Dr. Jean-Paul Rodrigue is an Associate Professor at the Department of Global Studies and Geography at Hofstra University, New York.

36 comments on the article “Alan Greenspan’s Perpetual Motion Machine”

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Anonymous

I disagree with your assertion 100% It is government intervention in the "market" that causes the outlandish corruption we endure. Big businesses LOVE regulation, because it creates barriers to entry which then cut competition and thus create massive monopolies. Likewise government created stock market systems abstract ownership and create the motive of "profit". A business operator within a "free market" has to serve his customers and employees well, otherwise his business simply won't survive. However a corporate ceo is responsible neither to the public nor to his employees, he is liable only to his owners, the investors, and their demand is for profit. The corporation itself is a government institution. It is clear to me that governments create economic corruption and class inequality.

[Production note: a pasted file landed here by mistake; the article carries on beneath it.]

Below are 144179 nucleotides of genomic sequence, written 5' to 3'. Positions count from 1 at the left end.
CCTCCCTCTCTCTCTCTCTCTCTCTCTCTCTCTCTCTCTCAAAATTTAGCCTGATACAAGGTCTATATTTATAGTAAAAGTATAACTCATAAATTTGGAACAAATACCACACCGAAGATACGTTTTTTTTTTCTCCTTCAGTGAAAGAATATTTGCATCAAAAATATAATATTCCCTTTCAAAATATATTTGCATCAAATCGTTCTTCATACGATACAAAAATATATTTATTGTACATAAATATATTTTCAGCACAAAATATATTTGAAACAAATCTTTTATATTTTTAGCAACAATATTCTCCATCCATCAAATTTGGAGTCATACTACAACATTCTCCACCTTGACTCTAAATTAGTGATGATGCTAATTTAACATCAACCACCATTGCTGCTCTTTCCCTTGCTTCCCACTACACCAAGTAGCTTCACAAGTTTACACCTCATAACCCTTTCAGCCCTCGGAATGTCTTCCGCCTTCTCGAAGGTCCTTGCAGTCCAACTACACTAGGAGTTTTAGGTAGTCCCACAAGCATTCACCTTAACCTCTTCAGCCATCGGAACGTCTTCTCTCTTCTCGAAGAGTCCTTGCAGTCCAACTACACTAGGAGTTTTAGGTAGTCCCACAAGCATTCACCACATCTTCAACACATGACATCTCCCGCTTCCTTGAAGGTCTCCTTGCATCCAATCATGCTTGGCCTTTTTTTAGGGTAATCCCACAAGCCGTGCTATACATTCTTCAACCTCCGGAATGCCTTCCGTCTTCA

Anonymous

I disagree with your assertion 100% It is government intervention in the "market" that causes the outlandish corruption we endure. Big businesses LOVE regulation, because it creates barriers to entry which then cut competition and thus create massive monopolies. Likewise government created stock market systems abstract ownership and create the motive of "profit". A business operator within a "free market" has to serve his customers and employees well, otherwise his business simply won't survive. However a corporate ceo is responsible neither to the public nor to his employees, he is liable only to his owners, the investors, and their demand is for profit. The corporation itself is a government institution. It is clear to me that governments create economic corruption and class inequality.